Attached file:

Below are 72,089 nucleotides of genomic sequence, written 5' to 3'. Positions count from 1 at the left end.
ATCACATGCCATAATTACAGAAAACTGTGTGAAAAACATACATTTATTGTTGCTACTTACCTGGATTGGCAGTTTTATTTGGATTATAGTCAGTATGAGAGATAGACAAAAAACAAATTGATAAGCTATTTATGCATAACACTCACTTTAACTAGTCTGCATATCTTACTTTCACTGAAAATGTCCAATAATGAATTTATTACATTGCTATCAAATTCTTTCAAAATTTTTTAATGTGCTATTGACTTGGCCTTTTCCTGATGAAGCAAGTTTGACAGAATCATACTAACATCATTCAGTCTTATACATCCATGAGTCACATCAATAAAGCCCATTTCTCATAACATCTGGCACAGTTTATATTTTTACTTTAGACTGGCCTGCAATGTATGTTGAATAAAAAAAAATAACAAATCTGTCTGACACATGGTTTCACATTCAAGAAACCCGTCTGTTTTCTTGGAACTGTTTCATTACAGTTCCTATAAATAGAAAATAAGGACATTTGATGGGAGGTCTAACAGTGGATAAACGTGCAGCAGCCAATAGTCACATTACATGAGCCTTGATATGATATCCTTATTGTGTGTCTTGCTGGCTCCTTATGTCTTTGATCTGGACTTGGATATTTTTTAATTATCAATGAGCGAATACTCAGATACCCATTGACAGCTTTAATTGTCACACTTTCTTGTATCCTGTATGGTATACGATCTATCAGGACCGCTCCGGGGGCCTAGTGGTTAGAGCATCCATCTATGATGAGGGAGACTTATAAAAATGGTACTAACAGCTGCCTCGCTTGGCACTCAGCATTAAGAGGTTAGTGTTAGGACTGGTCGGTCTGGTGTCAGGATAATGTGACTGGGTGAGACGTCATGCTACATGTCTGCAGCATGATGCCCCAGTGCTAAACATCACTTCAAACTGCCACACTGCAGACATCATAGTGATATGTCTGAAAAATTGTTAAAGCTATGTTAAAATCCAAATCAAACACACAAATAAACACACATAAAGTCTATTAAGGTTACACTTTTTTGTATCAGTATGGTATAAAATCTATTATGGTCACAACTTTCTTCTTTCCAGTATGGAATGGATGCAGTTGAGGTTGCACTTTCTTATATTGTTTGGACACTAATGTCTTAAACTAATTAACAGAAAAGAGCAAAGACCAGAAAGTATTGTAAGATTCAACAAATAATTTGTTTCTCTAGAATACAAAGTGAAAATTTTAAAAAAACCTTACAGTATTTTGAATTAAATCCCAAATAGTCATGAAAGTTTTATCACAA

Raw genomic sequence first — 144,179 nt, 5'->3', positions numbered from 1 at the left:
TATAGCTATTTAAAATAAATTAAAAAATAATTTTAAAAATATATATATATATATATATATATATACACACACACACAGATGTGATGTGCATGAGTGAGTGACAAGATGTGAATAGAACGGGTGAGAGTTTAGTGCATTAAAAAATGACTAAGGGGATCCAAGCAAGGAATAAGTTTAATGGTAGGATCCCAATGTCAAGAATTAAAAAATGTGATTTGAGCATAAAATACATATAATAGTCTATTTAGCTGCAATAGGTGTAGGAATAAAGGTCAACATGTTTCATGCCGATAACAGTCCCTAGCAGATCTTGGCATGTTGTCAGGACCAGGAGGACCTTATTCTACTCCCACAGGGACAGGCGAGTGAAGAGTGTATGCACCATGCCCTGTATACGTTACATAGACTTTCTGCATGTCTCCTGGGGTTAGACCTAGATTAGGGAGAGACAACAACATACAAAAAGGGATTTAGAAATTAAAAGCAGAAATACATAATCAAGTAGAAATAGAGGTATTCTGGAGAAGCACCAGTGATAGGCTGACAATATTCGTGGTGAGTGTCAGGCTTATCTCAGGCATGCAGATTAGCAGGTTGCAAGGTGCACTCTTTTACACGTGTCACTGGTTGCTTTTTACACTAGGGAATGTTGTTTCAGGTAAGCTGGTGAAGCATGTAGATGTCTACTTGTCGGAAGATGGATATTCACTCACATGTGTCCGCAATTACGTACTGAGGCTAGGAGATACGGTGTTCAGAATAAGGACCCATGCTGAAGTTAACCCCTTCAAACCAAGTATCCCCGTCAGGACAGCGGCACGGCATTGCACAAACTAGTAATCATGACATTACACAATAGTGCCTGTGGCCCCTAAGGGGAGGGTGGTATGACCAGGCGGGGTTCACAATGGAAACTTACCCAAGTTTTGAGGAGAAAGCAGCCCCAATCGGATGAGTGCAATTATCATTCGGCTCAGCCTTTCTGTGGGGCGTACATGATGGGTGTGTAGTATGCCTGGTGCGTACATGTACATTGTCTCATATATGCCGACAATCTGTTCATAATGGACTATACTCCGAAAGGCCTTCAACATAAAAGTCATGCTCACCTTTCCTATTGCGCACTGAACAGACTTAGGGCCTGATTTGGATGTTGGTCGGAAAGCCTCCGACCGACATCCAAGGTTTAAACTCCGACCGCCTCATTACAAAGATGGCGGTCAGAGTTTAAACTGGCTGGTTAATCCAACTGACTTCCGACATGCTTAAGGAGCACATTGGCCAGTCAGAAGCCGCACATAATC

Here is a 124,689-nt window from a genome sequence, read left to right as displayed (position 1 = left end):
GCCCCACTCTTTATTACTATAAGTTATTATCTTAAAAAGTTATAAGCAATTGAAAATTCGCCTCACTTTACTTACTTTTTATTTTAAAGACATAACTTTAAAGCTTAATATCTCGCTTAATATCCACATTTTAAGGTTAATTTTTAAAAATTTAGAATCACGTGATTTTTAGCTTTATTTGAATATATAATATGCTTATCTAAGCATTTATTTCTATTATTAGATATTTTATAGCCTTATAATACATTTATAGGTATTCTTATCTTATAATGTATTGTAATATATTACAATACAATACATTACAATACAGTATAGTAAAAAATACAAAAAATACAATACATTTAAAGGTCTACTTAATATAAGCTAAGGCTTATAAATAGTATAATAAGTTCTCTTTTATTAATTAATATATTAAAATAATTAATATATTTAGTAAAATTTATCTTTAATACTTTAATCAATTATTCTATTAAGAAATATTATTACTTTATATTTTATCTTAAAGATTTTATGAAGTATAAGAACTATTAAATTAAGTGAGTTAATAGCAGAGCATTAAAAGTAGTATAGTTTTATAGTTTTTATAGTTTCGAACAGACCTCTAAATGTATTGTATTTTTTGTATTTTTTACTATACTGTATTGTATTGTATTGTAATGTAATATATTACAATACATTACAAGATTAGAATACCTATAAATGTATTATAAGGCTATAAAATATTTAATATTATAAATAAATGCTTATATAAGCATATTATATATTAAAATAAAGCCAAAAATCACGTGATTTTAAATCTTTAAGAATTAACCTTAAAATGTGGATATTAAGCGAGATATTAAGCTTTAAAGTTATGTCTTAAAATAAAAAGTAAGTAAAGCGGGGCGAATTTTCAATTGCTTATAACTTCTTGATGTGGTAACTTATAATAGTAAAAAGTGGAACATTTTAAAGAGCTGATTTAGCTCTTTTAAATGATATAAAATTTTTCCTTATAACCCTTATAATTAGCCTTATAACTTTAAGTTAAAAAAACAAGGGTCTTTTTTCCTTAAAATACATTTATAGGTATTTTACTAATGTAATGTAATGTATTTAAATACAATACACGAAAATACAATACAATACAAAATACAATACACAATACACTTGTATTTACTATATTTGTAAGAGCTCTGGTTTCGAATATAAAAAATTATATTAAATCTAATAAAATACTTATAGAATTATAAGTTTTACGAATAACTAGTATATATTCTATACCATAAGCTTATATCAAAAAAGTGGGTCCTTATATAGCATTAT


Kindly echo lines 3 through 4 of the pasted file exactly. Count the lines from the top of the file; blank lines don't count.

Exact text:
Raw genomic sequence first — 144,179 nt, 5'->3', positions numbered from 1 at the left:
TATAGCTATTTAAAATAAATTAAAAAATAATTTTAAAAATATATATATATATATATATATATATACACACACACACAGATGTGATGTGCATGAGTGAGTGACAAGATGTGAATAGAACGGGTGAGAGTTTAGTGCATTAAAAAATGACTAAGGGGATCCAAGCAAGGAATAAGTTTAATGGTAGGATCCCAATGTCAAGAATTAAAAAATGTGATTTGAGCATAAAATACATATAATAGTCTATTTAGCTGCAATAGGTGTAGGAATAAAGGTCAACATGTTTCATGCCGATAACAGTCCCTAGCAGATCTTGGCATGTTGTCAGGACCAGGAGGACCTTATTCTACTCCCACAGGGACAGGCGAGTGAAGAGTGTATGCACCATGCCCTGTATACGTTACATAGACTTTCTGCATGTCTCCTGGGGTTAGACCTAGATTAGGGAGAGACAACAACATACAAAAAGGGATTTAGAAATTAAAAGCAGAAATACATAATCAAGTAGAAATAGAGGTATTCTGGAGAAGCACCAGTGATAGGCTGACAATATTCGTGGTGAGTGTCAGGCTTATCTCAGGCATGCAGATTAGCAGGTTGCAAGGTGCACTCTTTTACACGTGTCACTGGTTGCTTTTTACACTAGGGAATGTTGTTTCAGGTAAGCTGGTGAAGCATGTAGATGTCTACTTGTCGGAAGATGGATATTCACTCACATGTGTCCGCAATTACGTACTGAGGCTAGGAGATACGGTGTTCAGAATAAGGACCCATGCTGAAGTTAACCCCTTCAAACCAAGTATCCCCGTCAGGACAGCGGCACGGCATTGCACAAACTAGTAATCATGACATTACACAATAGTGCCTGTGGCCCCTAAGGGGAGGGTGGTATGACCAGGCGGGGTTCACAATGGAAACTTACCCAAGTTTTGAGGAGAAAGCAGCCCCAATCGGATGAGTGCAATTATCATTCGGCTCAGCCTTTCTGTGGGGCGTACATGATGGGTGTGTAGTATGCCTGGTGCGTACATGTACATTGTCTCATATATGCCGACAATCTGTTCATAATGGACTATACTCCGAAAGGCCTTCAACATAAAAGTCATGCTCACCTTTCCTATTGCGCACTGAACAGACTTAGGGCCTGATTTGGATGTTGGTCGGAAAGCCTCCGACCGACATCCAAGGTTTAAACTCCGACCGCCTCATTACAAAGATGGCGGTCAGAGTTTAAACTGGCTGGTTAATCCAACTGACTTCCGACATGCTTAAGGAGCACATTGGCCAGTCAGAAGCCGCACATAATC